Let's say you've got a procedure scheduled at Meriter Hospital on South Park Street. You're a little nervous and the last thing you want to do is find a parking stall before you navigate your way through the hospital to your appointment.
So you drive up to the front door and a nice young person in a blue jacket takes your car for you and parks it. You have your appointment. It goes well. You come back out the front door and the nice person goes and brings your car to you. You stop on the way home to get frozen custard to reward yourself for your bravery.
What's wrong with this picture? Well, nobody except Mayor Paul Soglin can answer that question.
Last week, the Madison Common Council approved a new life for the mostly abandoned Longfellow School, which would be converted into high quality apartments. Owned by Meriter, Longfellow sits across the street from the hospital. There's a parking lot behind the school that serves as the storage site for the valet parking I just described.
As part of the council's approval, some of the new underground parking that would serve the apartments could be used during the day, when the residents are gone, for the valet parking. Soglin has vetoed the entire development -- which passed the council unanimously -- because he objects to the shared parking and he claims that this somehow violates modern ideas about "new urbanism" and "placemaking."
Actually, he's absolutely wrong. It's just the opposite. This concept of "shared parking" has been a central tenet of both new urbanism and placemaking for a couple of decades.
Donald Shoup is a professor or urban planning at UCLA and he holds doctorate in economics from Yale. He's made a career out of studying parking and he’s the author of the book The High Cost of Free Parking (reviewed here by the New York Times). Here's what Shoup says about exactly the kind of thing Meriter is proposing in the most recent edition of his book:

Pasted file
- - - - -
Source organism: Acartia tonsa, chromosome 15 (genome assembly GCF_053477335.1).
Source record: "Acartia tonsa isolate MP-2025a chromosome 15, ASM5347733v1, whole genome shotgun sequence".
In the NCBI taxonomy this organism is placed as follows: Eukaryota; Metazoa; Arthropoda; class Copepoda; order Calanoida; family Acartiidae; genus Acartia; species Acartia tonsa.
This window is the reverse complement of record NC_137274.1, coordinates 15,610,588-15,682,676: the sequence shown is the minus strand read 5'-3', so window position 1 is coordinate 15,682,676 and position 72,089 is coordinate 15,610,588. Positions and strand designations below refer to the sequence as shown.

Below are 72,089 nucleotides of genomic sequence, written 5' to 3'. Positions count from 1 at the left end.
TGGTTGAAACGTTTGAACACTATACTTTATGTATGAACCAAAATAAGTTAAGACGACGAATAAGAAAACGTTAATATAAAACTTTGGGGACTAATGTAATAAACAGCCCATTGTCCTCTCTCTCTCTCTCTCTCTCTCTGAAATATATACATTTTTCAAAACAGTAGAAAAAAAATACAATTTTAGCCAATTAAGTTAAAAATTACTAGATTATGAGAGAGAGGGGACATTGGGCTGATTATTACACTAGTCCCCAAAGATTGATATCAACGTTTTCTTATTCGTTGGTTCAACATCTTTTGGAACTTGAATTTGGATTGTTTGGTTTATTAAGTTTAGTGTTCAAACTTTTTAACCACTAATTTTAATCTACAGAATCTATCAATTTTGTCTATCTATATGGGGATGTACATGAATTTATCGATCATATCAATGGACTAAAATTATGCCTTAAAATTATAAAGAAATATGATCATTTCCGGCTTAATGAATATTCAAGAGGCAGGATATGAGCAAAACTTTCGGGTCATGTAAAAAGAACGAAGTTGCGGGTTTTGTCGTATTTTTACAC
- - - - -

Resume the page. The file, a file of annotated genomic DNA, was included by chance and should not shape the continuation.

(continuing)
(Shared parking) encourages the shared use among sites where the peak parking demands occur at different times. Shared parking is inherently more efficient than private parking at every site because fewer spaces are needed to meet the combined peak demand, and each parking space is kept occupied for more of the time.
Moreover, if the mayor was really concerned about providing too much parking downtown, then why did he propose to nearly triple the size of the current Government East ramp on Pinckney Street? That's right. The mayor's capital budget would convert the current 500-space ramp to a 1,300-space underground facility, the maximum that could be built at the site because of water table limitations.
It would be better if Mayor Soglin would simply state what his real concerns are here. Soglin manipulated the vote on this project at the Plan Commission so that the shared parking would be voided if the hospital were sold to a national entity. What parking has to do with who owns the hospital is less than clear to anyone and legally tenuous at best. The council appropriately rejected it. So, now the mayor is trying to do exactly the same thing through his veto, except that he now tries to cover it in the cloak of good urban planning.
Soglin's distortion of good urban planning principles in order to try to meet some other strange objective is inappropriate and should be enthusiastically rejected by the council.
Full disclosure: I direct the Greenbush-Vilas Partnership, which is in part funded by Meriter. These views don't necessarily reflect those of the Partnership or Meriter. They are my own.